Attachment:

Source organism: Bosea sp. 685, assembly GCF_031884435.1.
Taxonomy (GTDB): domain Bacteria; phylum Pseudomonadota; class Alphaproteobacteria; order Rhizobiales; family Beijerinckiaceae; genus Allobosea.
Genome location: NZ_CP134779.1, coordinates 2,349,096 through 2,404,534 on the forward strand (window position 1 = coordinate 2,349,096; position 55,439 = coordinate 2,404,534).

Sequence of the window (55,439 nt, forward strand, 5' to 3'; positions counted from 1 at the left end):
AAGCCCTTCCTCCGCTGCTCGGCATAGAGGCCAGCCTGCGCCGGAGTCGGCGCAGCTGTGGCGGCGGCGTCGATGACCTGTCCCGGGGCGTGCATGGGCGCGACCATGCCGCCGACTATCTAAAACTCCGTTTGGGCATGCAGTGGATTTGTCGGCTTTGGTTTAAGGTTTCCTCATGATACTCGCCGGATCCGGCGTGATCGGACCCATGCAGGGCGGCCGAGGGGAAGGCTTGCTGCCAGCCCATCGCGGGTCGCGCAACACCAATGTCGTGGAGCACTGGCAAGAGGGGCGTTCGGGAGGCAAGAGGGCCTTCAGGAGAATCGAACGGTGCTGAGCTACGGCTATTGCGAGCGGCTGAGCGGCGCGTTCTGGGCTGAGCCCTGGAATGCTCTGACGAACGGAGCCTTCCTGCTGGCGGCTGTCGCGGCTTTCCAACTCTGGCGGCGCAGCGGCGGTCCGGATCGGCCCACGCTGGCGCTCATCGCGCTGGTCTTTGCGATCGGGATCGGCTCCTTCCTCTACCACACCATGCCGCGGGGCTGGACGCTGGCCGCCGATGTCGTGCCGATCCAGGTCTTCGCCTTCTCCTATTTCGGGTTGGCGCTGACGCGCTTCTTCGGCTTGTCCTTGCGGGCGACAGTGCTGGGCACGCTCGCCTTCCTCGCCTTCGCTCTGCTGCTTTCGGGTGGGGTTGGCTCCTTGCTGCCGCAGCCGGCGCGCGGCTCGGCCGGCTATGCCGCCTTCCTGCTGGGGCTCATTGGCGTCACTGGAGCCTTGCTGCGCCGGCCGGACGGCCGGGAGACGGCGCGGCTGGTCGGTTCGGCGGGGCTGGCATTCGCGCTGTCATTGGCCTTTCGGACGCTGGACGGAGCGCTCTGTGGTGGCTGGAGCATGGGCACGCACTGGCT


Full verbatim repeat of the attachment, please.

Source organism: Bosea sp. 685, assembly GCF_031884435.1.
Taxonomy (GTDB): domain Bacteria; phylum Pseudomonadota; class Alphaproteobacteria; order Rhizobiales; family Beijerinckiaceae; genus Allobosea.
Genome location: NZ_CP134779.1, coordinates 2,349,096 through 2,404,534 on the forward strand (window position 1 = coordinate 2,349,096; position 55,439 = coordinate 2,404,534).

Sequence of the window (55,439 nt, forward strand, 5' to 3'; positions counted from 1 at the left end):
AAGCCCTTCCTCCGCTGCTCGGCATAGAGGCCAGCCTGCGCCGGAGTCGGCGCAGCTGTGGCGGCGGCGTCGATGACCTGTCCCGGGGCGTGCATGGGCGCGACCATGCCGCCGACTATCTAAAACTCCGTTTGGGCATGCAGTGGATTTGTCGGCTTTGGTTTAAGGTTTCCTCATGATACTCGCCGGATCCGGCGTGATCGGACCCATGCAGGGCGGCCGAGGGGAAGGCTTGCTGCCAGCCCATCGCGGGTCGCGCAACACCAATGTCGTGGAGCACTGGCAAGAGGGGCGTTCGGGAGGCAAGAGGGCCTTCAGGAGAATCGAACGGTGCTGAGCTACGGCTATTGCGAGCGGCTGAGCGGCGCGTTCTGGGCTGAGCCCTGGAATGCTCTGACGAACGGAGCCTTCCTGCTGGCGGCTGTCGCGGCTTTCCAACTCTGGCGGCGCAGCGGCGGTCCGGATCGGCCCACGCTGGCGCTCATCGCGCTGGTCTTTGCGATCGGGATCGGCTCCTTCCTCTACCACACCATGCCGCGGGGCTGGACGCTGGCCGCCGATGTCGTGCCGATCCAGGTCTTCGCCTTCTCCTATTTCGGGTTGGCGCTGACGCGCTTCTTCGGCTTGTCCTTGCGGGCGACAGTGCTGGGCACGCTCGCCTTCCTCGCCTTCGCTCTGCTGCTTTCGGGTGGGGTTGGCTCCTTGCTGCCGCAGCCGGCGCGCGGCTCGGCCGGCTATGCCGCCTTCCTGCTGGGGCTCATTGGCGTCACTGGAGCCTTGCTGCGCCGGCCGGACGGCCGGGAGACGGCGCGGCTGGTCGGTTCGGCGGGGCTGGCATTCGCGCTGTCATTGGCCTTTCGGACGCTGGACGGAGCGCTCTGTGGTGGCTGGAGCATGGGCACGCACTGGCT